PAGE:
beef, consumer, longissimus muscle, portion size, retail
Research was conducted in two phases to determine the optimum beef LM size for retail consumers. In Phase I, 50 USDA Choice beef carcass sides were selected at a commercial packing plant and assigned to five different categories (10 sides per category) based on LM size: 61 to 68 cm2 (A), 70 to 78 cm2 (B), 80 to 90 cm2 (C), 92 to 103 cm2 (D), and 105 to 119 cm2 (E). Ribeye rolls were retrieved from all carcass sides. Steaks (2.5-cm thick; 14 per ribeye roll) were cut as needed and transported in groups of 35 steaks (seven per LM size category) to a retail grocery store in Brookings, SD, where they were placed into a designated section of the retail meat case. Steaks were tallied every 4 h on weekdays and every 2 h on weekends and holidays to determine the number of monitoring periods that each steak remained in the retail case. Steaks that did not sell within an allotted time were removed from the case and termed “pulled.” Time in case and percentage of steaks pulled from the case did not differ among LM size categories (P > 0.16). Quadratic regression indicated that larger LM steaks sold faster (P < 0.05) than average and small LM steaks. Steaks from rib locations 6 and 7 spent more (P < 0.05) time in the case than steaks from rib locations 8 through 12. Steaks from the 7th rib location were more (P < 0.05) likely to be pulled than steaks from the 8th through 12th rib locations. In Phase II, 15 USDA Choice ribeye rolls were selected from a commercial packing plant to represent two LM size categories: 80 to 90 cm2 (AVG; n = 5); and 105 to 119 cm2 (LARGE; n = 10) and cut into 2.5-cm-thick steaks. A portion of the LARGE steaks was subsequently cut in half (HALF). Four display steaks represented each treatment group in each of five random nth price auctions. Seventy-five people were recruited from the Brookings, SD area to participate in the auctions to determine their willingness to pay for the three different types of ribeye steak. Consumers were willing to pay a premium of $1.50/kg for LARGE ribeye steaks over AVG ribeye steaks (P < 0.05). Consumers discounted HALF ribeye steaks by $1.01/kg compared with AVG ribeye steaks (P < 0.05). In conclusion, no optimum LM size existed for beef retail consumers; however, a trend existed toward greater demand for larger LM sizes over smaller LM sizes.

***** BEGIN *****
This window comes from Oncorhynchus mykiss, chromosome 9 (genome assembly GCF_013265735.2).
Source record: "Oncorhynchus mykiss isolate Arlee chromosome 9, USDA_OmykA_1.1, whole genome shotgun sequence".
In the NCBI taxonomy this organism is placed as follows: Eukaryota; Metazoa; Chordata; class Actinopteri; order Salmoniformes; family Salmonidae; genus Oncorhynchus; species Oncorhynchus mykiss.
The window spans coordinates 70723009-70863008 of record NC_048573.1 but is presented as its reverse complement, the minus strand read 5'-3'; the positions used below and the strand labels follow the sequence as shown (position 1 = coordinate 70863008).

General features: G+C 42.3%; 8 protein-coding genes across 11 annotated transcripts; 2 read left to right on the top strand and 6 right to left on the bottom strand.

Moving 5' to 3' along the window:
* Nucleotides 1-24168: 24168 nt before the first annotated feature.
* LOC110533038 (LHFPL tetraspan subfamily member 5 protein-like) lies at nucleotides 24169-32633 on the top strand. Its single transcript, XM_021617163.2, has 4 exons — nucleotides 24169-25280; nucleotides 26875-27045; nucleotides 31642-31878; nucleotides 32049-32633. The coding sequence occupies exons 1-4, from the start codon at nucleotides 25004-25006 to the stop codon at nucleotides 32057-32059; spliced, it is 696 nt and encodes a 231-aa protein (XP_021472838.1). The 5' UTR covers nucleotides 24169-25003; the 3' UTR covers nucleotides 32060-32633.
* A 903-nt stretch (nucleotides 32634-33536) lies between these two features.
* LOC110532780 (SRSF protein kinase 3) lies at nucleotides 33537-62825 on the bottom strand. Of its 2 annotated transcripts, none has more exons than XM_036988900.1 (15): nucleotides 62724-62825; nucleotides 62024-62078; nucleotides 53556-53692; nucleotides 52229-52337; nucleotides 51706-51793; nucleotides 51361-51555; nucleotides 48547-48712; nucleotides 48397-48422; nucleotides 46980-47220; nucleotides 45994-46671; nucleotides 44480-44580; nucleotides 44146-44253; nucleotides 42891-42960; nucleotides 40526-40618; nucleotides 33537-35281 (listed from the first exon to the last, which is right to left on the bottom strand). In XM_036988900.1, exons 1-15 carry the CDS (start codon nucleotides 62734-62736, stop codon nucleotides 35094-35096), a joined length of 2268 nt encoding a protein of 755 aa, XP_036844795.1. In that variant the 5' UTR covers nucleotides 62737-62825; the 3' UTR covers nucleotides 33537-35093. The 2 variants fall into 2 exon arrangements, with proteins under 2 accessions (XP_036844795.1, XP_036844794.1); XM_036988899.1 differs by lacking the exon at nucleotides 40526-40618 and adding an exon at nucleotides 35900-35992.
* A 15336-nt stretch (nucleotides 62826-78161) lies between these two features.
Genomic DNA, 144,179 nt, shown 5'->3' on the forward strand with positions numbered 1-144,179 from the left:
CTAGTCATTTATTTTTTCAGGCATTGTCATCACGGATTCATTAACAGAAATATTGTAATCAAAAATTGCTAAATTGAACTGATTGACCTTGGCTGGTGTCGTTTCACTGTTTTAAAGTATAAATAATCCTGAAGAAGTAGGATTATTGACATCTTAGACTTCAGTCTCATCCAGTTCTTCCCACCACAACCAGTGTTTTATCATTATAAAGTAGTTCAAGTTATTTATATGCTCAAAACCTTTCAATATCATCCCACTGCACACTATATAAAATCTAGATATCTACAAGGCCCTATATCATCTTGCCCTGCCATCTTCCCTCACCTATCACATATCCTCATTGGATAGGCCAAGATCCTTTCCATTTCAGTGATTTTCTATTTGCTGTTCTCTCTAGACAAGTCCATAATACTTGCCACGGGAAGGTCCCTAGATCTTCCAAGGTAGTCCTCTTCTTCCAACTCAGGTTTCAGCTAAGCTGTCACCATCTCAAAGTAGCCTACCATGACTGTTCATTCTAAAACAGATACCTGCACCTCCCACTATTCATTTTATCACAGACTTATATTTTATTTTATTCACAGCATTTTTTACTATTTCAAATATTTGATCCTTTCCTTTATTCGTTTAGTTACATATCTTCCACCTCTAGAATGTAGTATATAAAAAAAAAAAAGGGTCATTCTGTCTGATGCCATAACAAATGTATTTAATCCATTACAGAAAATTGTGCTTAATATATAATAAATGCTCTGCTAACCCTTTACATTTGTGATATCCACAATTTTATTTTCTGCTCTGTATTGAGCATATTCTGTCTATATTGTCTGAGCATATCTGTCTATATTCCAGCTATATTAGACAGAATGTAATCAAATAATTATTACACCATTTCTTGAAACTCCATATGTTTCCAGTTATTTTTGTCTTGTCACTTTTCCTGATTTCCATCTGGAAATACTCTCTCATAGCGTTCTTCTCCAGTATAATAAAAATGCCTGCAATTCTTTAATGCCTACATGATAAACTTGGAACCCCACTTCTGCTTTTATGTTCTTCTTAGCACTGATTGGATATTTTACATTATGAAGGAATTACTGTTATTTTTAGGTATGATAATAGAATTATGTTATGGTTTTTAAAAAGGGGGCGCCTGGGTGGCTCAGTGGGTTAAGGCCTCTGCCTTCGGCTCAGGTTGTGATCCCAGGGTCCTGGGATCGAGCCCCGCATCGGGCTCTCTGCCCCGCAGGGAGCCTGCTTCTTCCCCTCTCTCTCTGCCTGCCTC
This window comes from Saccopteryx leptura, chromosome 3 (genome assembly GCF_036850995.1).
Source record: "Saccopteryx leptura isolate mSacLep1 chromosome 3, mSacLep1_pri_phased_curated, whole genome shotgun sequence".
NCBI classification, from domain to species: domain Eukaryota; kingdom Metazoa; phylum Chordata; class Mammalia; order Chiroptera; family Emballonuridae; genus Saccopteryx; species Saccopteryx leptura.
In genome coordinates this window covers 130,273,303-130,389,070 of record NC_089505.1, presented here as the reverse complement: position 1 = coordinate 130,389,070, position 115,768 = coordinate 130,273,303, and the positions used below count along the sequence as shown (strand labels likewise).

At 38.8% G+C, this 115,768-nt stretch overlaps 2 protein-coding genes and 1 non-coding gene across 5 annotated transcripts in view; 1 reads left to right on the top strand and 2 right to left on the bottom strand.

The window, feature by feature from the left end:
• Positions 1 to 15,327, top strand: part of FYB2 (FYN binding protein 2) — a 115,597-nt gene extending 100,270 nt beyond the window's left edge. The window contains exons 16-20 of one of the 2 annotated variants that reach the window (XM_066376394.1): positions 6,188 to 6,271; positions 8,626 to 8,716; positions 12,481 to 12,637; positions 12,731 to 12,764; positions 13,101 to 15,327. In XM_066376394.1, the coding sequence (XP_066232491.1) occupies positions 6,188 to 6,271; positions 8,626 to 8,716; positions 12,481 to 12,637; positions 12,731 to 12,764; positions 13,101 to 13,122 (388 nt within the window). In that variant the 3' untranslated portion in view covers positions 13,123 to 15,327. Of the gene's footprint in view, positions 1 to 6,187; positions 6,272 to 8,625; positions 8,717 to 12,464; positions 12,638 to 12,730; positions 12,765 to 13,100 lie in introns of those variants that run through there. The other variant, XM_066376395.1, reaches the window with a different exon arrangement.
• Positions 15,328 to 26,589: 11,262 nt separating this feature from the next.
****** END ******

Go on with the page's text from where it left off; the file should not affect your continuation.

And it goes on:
Journal of Animal Science
DOI of Published Version
American Society of Animal Science
Copyright © 2005 American Society of Animal Science. All rights reserved.
Sweeter, K.K.; Wulf, D.M.; and Maddock, R.J., "Determining the Optimum Beef Longissimus Muscle Size for Retail Consumers" (2005). Animal Science Faculty Publications. 40.